Film academy to replace Hattie McDaniel’s historic missing Oscar at Howard University

Film academy to replace Hattie McDaniel’s historic missing Oscar at Howard University

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Academy to replace Hattie McDaniel’s missing Oscar


Academy to replace Hattie McDaniel’s missing Oscar

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The Academy of Motion Picture Arts and Sciences will gift a replacement of Hattie McDaniel’s historic best supporting actress Oscar to Howard University in Washington, D.C., the organization announced Tuesday. McDaniel was the first Black person to win an Oscar for her supporting performance as Mammy in the 1939 classic “Gone with the Wind.”

The Oscar will be presented to the school’s Chadwick A. Boseman College of Fine Arts on Oct. 1 in a ceremony titled “Hattie’s Come Home.” 

At the segregated 12th Academy Awards ceremony in 1940 at the Ambassador Hotel in Los Angeles, McDaniel and her guest sat separately from the other nominees, the academy said.  

“It has made me feel very, very humble and I shall always hold it as a beacon for anything I may be able to do in the future,” McDaniel said in her acceptance speech. “I sincerely hope I shall always be a credit to my race and to the motion picture industry. My heart is too full to tell you just how I feel. And may I say thank you and God bless you.”

Hattie McDaniel with Academy Award
Actress Hattie McDaniel is shown with the Oscar plaque she received for winning best supporting actress at the Academy Awards for her portrayal in “Gone With The Wind.” March 2, 1940, in Los Angeles, California. The award was for best supporting actress, and was made at the 12th annual Academy Awards ceremony.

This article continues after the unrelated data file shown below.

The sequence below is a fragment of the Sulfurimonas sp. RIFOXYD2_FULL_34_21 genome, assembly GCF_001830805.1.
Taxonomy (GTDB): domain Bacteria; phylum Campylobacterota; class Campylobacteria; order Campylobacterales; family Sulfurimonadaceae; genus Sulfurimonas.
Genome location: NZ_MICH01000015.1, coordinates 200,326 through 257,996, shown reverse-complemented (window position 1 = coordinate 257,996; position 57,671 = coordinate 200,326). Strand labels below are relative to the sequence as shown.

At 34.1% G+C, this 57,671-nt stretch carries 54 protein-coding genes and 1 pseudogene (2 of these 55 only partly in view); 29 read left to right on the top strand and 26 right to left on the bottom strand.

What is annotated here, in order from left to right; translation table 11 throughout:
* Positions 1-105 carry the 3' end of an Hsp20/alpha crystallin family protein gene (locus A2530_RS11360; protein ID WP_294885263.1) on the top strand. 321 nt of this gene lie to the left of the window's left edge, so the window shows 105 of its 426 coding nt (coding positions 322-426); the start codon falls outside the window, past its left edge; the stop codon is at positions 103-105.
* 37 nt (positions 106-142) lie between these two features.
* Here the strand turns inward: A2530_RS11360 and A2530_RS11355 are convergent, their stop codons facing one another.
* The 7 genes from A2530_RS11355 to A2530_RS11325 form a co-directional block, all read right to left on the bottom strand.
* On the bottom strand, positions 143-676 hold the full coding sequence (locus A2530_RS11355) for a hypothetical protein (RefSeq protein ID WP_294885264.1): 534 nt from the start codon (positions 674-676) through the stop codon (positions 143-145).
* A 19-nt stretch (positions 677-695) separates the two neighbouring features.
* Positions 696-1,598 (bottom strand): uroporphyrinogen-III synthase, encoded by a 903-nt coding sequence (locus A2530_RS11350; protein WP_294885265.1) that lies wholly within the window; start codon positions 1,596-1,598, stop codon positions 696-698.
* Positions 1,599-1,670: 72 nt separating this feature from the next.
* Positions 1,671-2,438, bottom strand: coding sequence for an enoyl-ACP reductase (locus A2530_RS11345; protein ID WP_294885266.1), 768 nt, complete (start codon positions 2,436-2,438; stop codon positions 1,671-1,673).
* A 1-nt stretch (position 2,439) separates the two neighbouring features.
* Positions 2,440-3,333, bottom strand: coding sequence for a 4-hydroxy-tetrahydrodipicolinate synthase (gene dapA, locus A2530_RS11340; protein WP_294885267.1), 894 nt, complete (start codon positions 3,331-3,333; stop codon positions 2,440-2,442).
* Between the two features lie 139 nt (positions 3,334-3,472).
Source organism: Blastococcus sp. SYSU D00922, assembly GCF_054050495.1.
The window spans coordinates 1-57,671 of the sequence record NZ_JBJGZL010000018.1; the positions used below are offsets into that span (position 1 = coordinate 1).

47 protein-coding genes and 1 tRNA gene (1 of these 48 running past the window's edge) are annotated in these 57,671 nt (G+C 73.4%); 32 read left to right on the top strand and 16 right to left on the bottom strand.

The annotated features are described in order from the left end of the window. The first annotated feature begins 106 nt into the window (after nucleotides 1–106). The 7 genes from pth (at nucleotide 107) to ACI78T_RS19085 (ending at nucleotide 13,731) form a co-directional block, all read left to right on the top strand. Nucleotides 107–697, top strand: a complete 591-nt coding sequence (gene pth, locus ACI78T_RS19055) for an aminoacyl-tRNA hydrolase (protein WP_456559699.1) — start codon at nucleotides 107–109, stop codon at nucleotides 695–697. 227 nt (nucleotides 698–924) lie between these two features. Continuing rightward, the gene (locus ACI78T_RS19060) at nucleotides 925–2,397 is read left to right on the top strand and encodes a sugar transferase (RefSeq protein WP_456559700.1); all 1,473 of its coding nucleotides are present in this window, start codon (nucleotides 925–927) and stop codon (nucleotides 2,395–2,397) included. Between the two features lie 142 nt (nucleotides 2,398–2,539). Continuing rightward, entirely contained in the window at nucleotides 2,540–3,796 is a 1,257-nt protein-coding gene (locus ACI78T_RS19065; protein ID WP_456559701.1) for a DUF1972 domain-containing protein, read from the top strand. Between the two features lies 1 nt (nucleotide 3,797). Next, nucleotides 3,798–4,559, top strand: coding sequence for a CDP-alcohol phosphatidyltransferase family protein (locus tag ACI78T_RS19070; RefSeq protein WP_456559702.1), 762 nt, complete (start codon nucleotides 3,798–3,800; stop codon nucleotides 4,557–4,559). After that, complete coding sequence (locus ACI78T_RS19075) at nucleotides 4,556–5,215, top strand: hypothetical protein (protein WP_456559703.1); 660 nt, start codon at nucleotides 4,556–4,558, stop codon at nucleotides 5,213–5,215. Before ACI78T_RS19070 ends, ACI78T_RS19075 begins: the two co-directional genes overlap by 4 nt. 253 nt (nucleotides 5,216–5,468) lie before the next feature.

Bettmann via Getty Images


Instead of a statue at the time, however, McDaniel received a plaque that was customary for supporting performance winners between 1936 and 1942, according to the academy.   

Upon her death in 1952, the actress bequeathed her Oscar to Howard University, and the award was displayed in the school’s drama department up until the late 1960s, according to the academy. 

However, it has since mysteriously disappeared, and its whereabouts remain unknown, the academy said. 

“Hattie McDaniel was a groundbreaking artist who changed the course of cinema and impacted generations of performers who followed her. We are thrilled to present a replacement of Hattie McDaniel’s Academy Award to Howard University,” Jacqueline Stewart, Academy Museum president, and Bill Kramer, chief executive of the academy, said in a joint statement. “This momentous occasion will celebrate Hattie McDaniel’s remarkable craft and historic win.”

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